Search Results for 'boyds'

About Weymouth Center

Weymouth Center for the Arts & Humanities has flourished as a full-fledged cultural center since 1979, with an established Chamber Music Series, Ragan Writers Series and an Arts and Humanities Lecture Series. Our Writers-in-Residence Program offers writers an opportunity to stay at Weymouth for up to two weeks a year to pursue their work. There have been over six hundred residencies here, and many writers have said their most creative periods occurred in the tranquil, inspiring atmosphere of the Boyds’ home. The Chamber Music Series features nationally and internationally known chamber musicians and performers from the music facilities of North Carolina’s universities. Local youth are provided an opportunity to participate in the annual Moore County Writers Competition and the Youth Music Festival. The Ragan Writers Series hosts readings by a diverse group of North Carolina’s highly acclaimed writers as well as the Blumenthal Writers and Readers Series. The lecture series features a variety of subjects presented by prominent professors and educators. The Weymouth Center also enjoys a strong affiliation with area garden clubs, including the Sandhills Council of Garden Clubs.

Available as a location for private functions, Weymouth is also a favorite setting for weddings, receptions, galas, recitals and picnics.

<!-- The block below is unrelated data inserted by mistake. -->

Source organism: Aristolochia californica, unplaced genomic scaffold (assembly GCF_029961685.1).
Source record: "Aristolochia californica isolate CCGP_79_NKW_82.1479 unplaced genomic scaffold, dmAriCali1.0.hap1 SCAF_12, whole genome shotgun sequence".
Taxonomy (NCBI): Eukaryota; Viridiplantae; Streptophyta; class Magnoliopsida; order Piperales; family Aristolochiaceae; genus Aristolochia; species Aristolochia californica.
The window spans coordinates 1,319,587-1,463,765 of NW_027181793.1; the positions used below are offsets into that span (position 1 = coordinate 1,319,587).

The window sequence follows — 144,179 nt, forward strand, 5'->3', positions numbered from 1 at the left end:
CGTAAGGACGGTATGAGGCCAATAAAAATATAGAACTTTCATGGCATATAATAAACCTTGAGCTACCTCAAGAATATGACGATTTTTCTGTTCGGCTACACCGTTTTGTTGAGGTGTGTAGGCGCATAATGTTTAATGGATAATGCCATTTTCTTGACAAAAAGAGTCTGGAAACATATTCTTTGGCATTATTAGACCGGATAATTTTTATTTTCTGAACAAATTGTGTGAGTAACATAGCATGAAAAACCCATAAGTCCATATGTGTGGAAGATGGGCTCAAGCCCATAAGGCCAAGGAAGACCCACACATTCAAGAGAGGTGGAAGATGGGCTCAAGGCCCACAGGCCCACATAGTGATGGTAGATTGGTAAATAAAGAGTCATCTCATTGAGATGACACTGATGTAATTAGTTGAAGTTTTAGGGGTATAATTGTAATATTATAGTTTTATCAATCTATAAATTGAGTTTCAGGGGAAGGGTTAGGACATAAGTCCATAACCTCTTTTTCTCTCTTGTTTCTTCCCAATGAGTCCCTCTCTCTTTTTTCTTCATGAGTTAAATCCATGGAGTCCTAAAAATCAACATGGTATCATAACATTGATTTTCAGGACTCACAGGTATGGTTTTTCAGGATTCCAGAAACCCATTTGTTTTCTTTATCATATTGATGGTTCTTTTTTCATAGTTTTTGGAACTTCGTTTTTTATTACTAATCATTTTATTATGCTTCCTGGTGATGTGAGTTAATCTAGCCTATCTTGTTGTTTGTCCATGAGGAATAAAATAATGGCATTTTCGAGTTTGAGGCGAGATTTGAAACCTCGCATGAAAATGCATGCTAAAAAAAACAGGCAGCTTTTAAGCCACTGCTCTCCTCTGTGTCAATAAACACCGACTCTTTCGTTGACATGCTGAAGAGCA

Hours: The Boyd House is open to the public Monday through Friday, 10am – 2pm. Group tours are available. The gardens and grounds are open daily.

Rentals: Weymouth is available for private parties, receptions and special events. Call the business office (910) 692-6261 for additional information.

Location: 555 East Connecticut Avenue, across the street from the Campbell House, home of the Arts Council of Moore County, and four blocks east of Broad Street, the Southern Pines business district.

NC Literary Hall of Fame

 In ceremonies held at Weymouth Center May 18, 1996, fifteen North Carolinians were inducted into the North Carolina Literary Hall of Fame, honoring their contributions to the rich literary heritage of the state. The first inductees were James Boyd, Charles W. Chesnutt, Jonathan Daniels, Inglis Fletcher, Paul Green, Bernice Kelly Harris, O. Henry, George Moses Horton, Randall Jarrell, Gerald Johnson, Guy Owen, Thad Stem, Jr., Richard Walser, Manly Wade Wellman and Thomas Wolfe. Additional members may be selected annually to join this distinguished group.

The Hall of Fame is located in the Boyd Room, former study of James Boyd, with displays of plaques, pictures, books and other memorabilia. This study was once the literary gathering place that Jonathan Daniels declared “launched the Southern Literary Renaissance” in the 1920s and 30s.

The North Carolina Literary Hall of Fame realizes a dream of the late Sam Ragan, Poet Laureate of North Carolina (1982-1996). It was authorized by joint resolution of the General Assembly in 1993 and formally established by a grant from the NC Department of Cultural Resources for the North Carolina Writers’ Network, an organization serving writers and readers across the state.

In the spirit of those who over the centuries have graced North Carolina with literature of such quality, beauty and power, the North Carolina Literary Hall of Fame proudly honors writers who have achieved enduring stature in their devotion to their writing and to their state.

For more information, visit the North Carolina Writers’ Network at, www.nclhof.org.

The Sam Ragan Bronze